The first Freikorps were recruited by Frederick II of Prussia in the 18th century during the Seven Years' War. On July 15, 1759, Frederick II ordered the creation of a squadron of volunteer hussars to be attached to the Hussar Regiment No. 1 von Kleist. He entrusted the creation and command of this new unit to Colonel Friedrich Wilhelm von Kleist. This first squadron (80 men) was raised in Dresden and consisted mainly of Hungarian deserters. This squadron was placed under the command of Lieutenant Johann Michael von Kovacs. At the end of 1759, the first 4 squadrons of dragoons (aka Horse-Grenadiers) of the Freikorps were organised. They initially consisted of Prussian volunteers from Berlin, Magdeburg, Mecklenburg and Leipzig but later recruited deserters. The Freikorps were regarded as unreliable by regular armies, so they were mainly used as sentries and for minor duties.
Throughout the 19th century, these anti-Napoleonic Freikorps were greatly praised and glorified by German nationalists, and a heroic myth built up around their exploits. This myth was invoked, in considerably different circumstances, in the aftermath of Germany's defeat in World War I.
On 5 May 1919, 12 workers (most of them members of the Social Democratic Party) were arrested and killed by members of Freikorps Lützow in Perlach near Munich based on a tip from a local cleric saying they were communists. A memorial on Pfanzeltplatz in Munich today commemorates the incident.
Freikorps also fought in the Baltic, Silesia, Poland and East Prussia after the end of World War I, including aviation combat, often with significant success. Anti-Slavic racism was present, although the ethnic cleansing ideology and anti-Semitism that would be expressed in later years was not developed yet. In Latvia Freikorps murdered 300 civilians in the town of Mitau that were suspected of having "Bolshevik sympathies" and after capture of Riga further 3000 people were killed, including summary executions of 50-60 prisoners daily. Though officially disbanded in 1920, many Freikorps attempted, unsuccessfully, to overthrow the government in the Kapp Putsch in March 1920. Their attack was halted when German citizens who were loyal to the state went on strike, cutting off many services and making daily life so problematic that the coup was called off.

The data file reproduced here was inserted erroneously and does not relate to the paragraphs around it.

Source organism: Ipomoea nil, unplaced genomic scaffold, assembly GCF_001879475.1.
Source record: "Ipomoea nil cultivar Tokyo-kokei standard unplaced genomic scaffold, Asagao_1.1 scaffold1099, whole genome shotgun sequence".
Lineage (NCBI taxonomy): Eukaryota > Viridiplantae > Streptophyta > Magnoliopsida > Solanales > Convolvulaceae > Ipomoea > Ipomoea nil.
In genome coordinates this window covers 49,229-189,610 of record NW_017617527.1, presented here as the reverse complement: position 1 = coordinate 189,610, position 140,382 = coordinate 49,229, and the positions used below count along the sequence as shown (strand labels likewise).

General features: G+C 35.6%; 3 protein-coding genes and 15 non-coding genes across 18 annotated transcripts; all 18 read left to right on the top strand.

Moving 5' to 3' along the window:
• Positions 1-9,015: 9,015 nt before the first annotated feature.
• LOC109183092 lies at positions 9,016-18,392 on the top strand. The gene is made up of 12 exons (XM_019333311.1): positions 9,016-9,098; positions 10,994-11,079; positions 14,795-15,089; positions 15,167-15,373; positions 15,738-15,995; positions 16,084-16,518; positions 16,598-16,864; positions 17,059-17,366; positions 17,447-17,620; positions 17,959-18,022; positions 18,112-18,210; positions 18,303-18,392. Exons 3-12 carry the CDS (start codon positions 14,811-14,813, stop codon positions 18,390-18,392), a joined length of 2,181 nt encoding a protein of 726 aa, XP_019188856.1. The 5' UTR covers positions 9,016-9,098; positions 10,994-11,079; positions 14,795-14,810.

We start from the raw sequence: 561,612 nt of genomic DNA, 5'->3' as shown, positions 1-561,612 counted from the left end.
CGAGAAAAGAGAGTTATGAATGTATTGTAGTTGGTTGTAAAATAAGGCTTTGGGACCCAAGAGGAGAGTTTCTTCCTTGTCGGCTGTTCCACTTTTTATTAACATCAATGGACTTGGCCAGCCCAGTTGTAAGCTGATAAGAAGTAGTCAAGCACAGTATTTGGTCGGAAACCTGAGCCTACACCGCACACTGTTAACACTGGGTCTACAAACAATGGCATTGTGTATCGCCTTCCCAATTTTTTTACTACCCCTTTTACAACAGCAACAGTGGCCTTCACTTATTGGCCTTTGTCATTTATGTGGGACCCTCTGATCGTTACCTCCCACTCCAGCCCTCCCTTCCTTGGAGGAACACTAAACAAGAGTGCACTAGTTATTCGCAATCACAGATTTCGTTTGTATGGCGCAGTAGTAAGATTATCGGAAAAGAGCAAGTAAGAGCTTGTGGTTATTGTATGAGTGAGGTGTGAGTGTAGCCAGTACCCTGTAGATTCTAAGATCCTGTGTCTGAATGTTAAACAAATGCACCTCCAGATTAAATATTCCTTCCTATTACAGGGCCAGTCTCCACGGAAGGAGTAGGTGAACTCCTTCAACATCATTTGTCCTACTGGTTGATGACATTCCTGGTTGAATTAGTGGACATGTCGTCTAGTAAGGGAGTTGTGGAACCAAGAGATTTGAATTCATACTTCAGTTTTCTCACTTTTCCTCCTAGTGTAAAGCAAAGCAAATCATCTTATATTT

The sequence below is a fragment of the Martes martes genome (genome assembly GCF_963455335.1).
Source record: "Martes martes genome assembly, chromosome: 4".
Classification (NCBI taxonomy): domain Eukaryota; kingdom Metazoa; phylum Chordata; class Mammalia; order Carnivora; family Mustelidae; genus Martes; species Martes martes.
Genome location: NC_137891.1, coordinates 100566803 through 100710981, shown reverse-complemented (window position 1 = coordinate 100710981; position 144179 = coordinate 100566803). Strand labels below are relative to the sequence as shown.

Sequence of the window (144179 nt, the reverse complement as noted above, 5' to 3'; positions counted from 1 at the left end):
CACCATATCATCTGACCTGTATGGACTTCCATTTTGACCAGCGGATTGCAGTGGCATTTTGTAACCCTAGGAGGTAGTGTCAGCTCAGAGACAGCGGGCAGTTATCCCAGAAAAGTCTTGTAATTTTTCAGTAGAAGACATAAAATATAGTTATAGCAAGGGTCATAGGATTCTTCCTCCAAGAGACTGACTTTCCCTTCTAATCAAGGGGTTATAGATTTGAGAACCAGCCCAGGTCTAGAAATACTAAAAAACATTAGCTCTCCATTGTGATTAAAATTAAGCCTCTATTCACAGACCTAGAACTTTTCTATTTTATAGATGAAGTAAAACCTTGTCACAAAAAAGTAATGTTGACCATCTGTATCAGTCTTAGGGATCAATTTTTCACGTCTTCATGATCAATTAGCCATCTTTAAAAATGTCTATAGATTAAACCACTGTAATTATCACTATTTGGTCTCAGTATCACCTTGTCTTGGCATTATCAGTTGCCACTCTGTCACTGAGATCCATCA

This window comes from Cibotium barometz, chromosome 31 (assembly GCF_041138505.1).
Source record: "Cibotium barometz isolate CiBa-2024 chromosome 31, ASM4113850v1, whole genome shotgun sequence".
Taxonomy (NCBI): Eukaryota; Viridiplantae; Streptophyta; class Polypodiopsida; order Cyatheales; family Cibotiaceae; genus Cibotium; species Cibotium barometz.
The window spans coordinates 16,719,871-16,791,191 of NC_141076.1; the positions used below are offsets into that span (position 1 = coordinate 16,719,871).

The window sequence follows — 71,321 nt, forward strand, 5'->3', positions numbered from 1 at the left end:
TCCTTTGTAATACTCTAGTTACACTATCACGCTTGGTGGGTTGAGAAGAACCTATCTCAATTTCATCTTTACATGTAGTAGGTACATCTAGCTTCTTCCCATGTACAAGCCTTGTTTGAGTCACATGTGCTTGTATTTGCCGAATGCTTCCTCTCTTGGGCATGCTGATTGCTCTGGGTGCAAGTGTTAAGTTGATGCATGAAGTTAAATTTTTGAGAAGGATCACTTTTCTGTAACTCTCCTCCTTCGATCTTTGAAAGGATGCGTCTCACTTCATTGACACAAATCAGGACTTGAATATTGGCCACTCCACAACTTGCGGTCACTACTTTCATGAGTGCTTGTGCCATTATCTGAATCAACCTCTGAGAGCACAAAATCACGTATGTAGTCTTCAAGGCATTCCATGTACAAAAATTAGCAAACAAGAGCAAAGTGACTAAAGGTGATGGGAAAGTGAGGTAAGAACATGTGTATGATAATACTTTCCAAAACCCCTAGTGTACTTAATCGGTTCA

Hitler viewed some of them as threats. A huge ceremony was arranged on November 9, 1933 in which the Freikorps leaders symbolically presented their old battle flags to Hitler's SA and SS. It was a sign of allegiance to their new authority, the Nazi state. When Hitler's internal purge of the party, the Night of the Long Knives, came in 1934, a large number of Freikorps leaders were targeted for killing or arrest, including Ehrhardt and Röhm. Historian Robert GL Waite claims that in Hitler's "Röhm Purge" speech to the Reichstag on July 13, 1934, he implied that the Freikorps were one of the groups of "pathological enemies of the state".
Eley, Geoff (1990). "Conservatives and radical nationalists in Germany: the production of fascist potentials, 1912–28". In Martin Blinkhorn, ed., Fascists and Conservatives: The Radical Right and the Establishment in Twentieth-Century Europe (pp. 50–70). New York, NY: Routledge. ISBN978-0-049-40087-0.